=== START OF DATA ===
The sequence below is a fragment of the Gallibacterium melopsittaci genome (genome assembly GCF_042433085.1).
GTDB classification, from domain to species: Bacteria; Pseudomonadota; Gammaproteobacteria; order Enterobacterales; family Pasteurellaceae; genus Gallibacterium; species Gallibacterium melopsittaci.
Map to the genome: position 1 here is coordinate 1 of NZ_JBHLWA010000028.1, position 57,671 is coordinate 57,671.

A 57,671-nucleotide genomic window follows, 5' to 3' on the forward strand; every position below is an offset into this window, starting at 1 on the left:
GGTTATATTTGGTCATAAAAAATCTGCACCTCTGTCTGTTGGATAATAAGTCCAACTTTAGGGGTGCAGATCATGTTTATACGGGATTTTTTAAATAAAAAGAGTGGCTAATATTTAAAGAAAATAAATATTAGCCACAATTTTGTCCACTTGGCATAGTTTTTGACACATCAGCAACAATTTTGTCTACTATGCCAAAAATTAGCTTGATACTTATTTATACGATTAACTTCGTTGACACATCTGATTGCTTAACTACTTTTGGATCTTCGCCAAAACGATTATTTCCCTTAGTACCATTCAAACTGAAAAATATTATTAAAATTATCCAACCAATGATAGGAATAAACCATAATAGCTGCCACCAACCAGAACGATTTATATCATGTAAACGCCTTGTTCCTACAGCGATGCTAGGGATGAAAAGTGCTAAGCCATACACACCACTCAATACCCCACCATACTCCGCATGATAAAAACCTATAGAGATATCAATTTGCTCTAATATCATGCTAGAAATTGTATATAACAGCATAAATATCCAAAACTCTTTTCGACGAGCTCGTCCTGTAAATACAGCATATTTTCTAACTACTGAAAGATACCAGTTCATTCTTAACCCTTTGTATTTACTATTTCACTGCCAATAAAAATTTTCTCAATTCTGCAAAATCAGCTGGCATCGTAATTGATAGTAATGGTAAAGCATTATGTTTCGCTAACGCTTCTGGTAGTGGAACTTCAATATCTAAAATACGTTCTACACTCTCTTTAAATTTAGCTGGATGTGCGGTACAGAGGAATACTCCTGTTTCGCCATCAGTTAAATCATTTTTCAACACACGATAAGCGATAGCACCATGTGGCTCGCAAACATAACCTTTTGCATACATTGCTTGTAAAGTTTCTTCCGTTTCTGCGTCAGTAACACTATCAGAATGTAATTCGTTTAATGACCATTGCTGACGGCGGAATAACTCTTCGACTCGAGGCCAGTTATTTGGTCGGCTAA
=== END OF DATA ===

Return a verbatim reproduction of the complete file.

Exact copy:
The sequence below is a fragment of the Gallibacterium melopsittaci genome (genome assembly GCF_042433085.1).
GTDB classification, from domain to species: Bacteria; Pseudomonadota; Gammaproteobacteria; order Enterobacterales; family Pasteurellaceae; genus Gallibacterium; species Gallibacterium melopsittaci.
Map to the genome: position 1 here is coordinate 1 of NZ_JBHLWA010000028.1, position 57,671 is coordinate 57,671.

A 57,671-nucleotide genomic window follows, 5' to 3' on the forward strand; every position below is an offset into this window, starting at 1 on the left:
GGTTATATTTGGTCATAAAAAATCTGCACCTCTGTCTGTTGGATAATAAGTCCAACTTTAGGGGTGCAGATCATGTTTATACGGGATTTTTTAAATAAAAAGAGTGGCTAATATTTAAAGAAAATAAATATTAGCCACAATTTTGTCCACTTGGCATAGTTTTTGACACATCAGCAACAATTTTGTCTACTATGCCAAAAATTAGCTTGATACTTATTTATACGATTAACTTCGTTGACACATCTGATTGCTTAACTACTTTTGGATCTTCGCCAAAACGATTATTTCCCTTAGTACCATTCAAACTGAAAAATATTATTAAAATTATCCAACCAATGATAGGAATAAACCATAATAGCTGCCACCAACCAGAACGATTTATATCATGTAAACGCCTTGTTCCTACAGCGATGCTAGGGATGAAAAGTGCTAAGCCATACACACCACTCAATACCCCACCATACTCCGCATGATAAAAACCTATAGAGATATCAATTTGCTCTAATATCATGCTAGAAATTGTATATAACAGCATAAATATCCAAAACTCTTTTCGACGAGCTCGTCCTGTAAATACAGCATATTTTCTAACTACTGAAAGATACCAGTTCATTCTTAACCCTTTGTATTTACTATTTCACTGCCAATAAAAATTTTCTCAATTCTGCAAAATCAGCTGGCATCGTAATTGATAGTAATGGTAAAGCATTATGTTTCGCTAACGCTTCTGGTAGTGGAACTTCAATATCTAAAATACGTTCTACACTCTCTTTAAATTTAGCTGGATGTGCGGTACAGAGGAATACTCCTGTTTCGCCATCAGTTAAATCATTTTTCAACACACGATAAGCGATAGCACCATGTGGCTCGCAAACATAACCTTTTGCATACATTGCTTGTAAAGTTTCTTCCGTTTCTGCGTCAGTAACACTATCAGAATGTAATTCGTTTAATGACCATTGCTGACGGCGGAATAACTCTTCGACTCGAGGCCAGTTATTTGGTCGGCTAA